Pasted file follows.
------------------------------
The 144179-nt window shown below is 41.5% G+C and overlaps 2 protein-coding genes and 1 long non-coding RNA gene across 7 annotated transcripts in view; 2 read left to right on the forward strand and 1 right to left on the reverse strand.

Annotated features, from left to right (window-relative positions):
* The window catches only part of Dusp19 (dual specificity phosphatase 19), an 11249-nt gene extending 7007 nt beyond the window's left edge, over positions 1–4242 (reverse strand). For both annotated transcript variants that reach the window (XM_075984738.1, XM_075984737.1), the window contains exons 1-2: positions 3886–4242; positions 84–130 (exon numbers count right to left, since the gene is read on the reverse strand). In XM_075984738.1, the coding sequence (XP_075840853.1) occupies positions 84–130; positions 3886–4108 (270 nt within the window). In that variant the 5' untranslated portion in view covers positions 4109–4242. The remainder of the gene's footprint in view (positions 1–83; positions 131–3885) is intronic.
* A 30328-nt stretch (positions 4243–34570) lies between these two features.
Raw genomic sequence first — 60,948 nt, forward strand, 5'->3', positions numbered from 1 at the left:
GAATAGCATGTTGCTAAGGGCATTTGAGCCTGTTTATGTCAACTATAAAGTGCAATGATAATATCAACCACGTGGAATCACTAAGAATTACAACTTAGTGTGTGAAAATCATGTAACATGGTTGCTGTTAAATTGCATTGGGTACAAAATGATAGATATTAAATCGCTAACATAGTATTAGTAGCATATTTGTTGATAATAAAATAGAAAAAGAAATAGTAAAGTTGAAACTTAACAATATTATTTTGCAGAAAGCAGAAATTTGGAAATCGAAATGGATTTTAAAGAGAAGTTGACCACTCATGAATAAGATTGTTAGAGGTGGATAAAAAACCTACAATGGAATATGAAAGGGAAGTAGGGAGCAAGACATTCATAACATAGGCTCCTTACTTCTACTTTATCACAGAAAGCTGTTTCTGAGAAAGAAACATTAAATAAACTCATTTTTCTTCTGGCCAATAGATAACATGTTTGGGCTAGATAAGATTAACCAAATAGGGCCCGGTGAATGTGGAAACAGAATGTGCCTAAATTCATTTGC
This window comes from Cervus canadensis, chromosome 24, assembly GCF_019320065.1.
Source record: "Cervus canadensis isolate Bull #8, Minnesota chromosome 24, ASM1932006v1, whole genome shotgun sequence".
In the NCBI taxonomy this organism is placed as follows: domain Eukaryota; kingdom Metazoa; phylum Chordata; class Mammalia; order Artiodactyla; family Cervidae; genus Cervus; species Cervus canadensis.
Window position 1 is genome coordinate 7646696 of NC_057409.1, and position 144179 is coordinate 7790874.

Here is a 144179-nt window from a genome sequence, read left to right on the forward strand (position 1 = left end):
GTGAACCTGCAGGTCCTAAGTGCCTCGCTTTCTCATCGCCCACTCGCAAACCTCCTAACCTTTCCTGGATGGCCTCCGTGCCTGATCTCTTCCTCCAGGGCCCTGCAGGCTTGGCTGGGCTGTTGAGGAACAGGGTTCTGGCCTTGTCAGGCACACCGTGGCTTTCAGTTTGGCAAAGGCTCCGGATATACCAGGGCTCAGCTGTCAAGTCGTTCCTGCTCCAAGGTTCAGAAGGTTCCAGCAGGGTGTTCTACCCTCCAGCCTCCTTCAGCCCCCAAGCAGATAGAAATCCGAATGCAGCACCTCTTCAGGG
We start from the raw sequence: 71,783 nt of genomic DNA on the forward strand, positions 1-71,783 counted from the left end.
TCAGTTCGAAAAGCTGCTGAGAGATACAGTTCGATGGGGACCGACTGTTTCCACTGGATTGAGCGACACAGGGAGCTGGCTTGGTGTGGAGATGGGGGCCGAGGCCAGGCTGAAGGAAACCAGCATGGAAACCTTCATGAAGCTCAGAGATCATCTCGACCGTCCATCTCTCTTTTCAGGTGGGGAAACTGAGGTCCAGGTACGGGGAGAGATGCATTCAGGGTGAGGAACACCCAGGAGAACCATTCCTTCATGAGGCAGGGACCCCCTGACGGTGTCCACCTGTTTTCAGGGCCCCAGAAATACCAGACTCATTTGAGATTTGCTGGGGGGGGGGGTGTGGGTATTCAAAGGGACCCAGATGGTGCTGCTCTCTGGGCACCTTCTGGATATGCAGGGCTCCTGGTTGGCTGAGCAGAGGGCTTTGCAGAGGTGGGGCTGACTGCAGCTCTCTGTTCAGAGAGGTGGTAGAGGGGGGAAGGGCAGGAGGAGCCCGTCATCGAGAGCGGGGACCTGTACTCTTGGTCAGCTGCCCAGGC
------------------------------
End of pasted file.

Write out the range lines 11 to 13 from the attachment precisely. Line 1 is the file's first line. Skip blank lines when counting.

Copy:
Here is a 144179-nt window from a genome sequence, read left to right on the forward strand (position 1 = left end):
GTGAACCTGCAGGTCCTAAGTGCCTCGCTTTCTCATCGCCCACTCGCAAACCTCCTAACCTTTCCTGGATGGCCTCCGTGCCTGATCTCTTCCTCCAGGGCCCTGCAGGCTTGGCTGGGCTGTTGAGGAACAGGGTTCTGGCCTTGTCAGGCACACCGTGGCTTTCAGTTTGGCAAAGGCTCCGGATATACCAGGGCTCAGCTGTCAAGTCGTTCCTGCTCCAAGGTTCAGAAGGTTCCAGCAGGGTGTTCTACCCTCCAGCCTCCTTCAGCCCCCAAGCAGATAGAAATCCGAATGCAGCACCTCTTCAGGG
We start from the raw sequence: 71,783 nt of genomic DNA on the forward strand, positions 1-71,783 counted from the left end.